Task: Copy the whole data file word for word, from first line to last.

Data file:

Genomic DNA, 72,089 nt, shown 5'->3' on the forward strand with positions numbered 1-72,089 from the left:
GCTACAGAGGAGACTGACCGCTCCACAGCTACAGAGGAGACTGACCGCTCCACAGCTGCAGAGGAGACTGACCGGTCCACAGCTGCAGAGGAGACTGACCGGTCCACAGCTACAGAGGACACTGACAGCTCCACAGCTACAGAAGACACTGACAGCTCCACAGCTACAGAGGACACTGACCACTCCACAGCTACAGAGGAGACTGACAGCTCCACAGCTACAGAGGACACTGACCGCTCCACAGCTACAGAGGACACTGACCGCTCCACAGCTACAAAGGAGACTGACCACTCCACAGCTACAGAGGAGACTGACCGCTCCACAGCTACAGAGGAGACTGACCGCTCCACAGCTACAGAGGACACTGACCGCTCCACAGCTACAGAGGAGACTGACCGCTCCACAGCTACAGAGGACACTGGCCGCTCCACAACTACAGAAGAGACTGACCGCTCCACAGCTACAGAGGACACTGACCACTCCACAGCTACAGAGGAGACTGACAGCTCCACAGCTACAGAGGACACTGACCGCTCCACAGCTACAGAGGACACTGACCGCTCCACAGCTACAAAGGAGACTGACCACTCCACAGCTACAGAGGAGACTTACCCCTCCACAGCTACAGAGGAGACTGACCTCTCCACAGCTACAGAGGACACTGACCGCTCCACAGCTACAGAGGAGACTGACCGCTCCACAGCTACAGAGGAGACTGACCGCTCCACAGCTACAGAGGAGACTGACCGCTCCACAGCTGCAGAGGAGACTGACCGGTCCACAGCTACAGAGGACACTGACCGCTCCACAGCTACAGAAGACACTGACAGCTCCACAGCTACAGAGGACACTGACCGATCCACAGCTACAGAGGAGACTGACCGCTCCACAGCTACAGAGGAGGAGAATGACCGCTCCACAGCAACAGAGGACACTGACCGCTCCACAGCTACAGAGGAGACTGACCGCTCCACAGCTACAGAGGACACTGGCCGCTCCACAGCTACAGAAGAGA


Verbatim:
Genomic DNA, 72,089 nt, shown 5'->3' on the forward strand with positions numbered 1-72,089 from the left:
GCTACAGAGGAGACTGACCGCTCCACAGCTACAGAGGAGACTGACCGCTCCACAGCTGCAGAGGAGACTGACCGGTCCACAGCTGCAGAGGAGACTGACCGGTCCACAGCTACAGAGGACACTGACAGCTCCACAGCTACAGAAGACACTGACAGCTCCACAGCTACAGAGGACACTGACCACTCCACAGCTACAGAGGAGACTGACAGCTCCACAGCTACAGAGGACACTGACCGCTCCACAGCTACAGAGGACACTGACCGCTCCACAGCTACAAAGGAGACTGACCACTCCACAGCTACAGAGGAGACTGACCGCTCCACAGCTACAGAGGAGACTGACCGCTCCACAGCTACAGAGGACACTGACCGCTCCACAGCTACAGAGGAGACTGACCGCTCCACAGCTACAGAGGACACTGGCCGCTCCACAACTACAGAAGAGACTGACCGCTCCACAGCTACAGAGGACACTGACCACTCCACAGCTACAGAGGAGACTGACAGCTCCACAGCTACAGAGGACACTGACCGCTCCACAGCTACAGAGGACACTGACCGCTCCACAGCTACAAAGGAGACTGACCACTCCACAGCTACAGAGGAGACTTACCCCTCCACAGCTACAGAGGAGACTGACCTCTCCACAGCTACAGAGGACACTGACCGCTCCACAGCTACAGAGGAGACTGACCGCTCCACAGCTACAGAGGAGACTGACCGCTCCACAGCTACAGAGGAGACTGACCGCTCCACAGCTGCAGAGGAGACTGACCGGTCCACAGCTACAGAGGACACTGACCGCTCCACAGCTACAGAAGACACTGACAGCTCCACAGCTACAGAGGACACTGACCGATCCACAGCTACAGAGGAGACTGACCGCTCCACAGCTACAGAGGAGGAGAATGACCGCTCCACAGCAACAGAGGACACTGACCGCTCCACAGCTACAGAGGAGACTGACCGCTCCACAGCTACAGAGGACACTGGCCGCTCCACAGCTACAGAAGAGA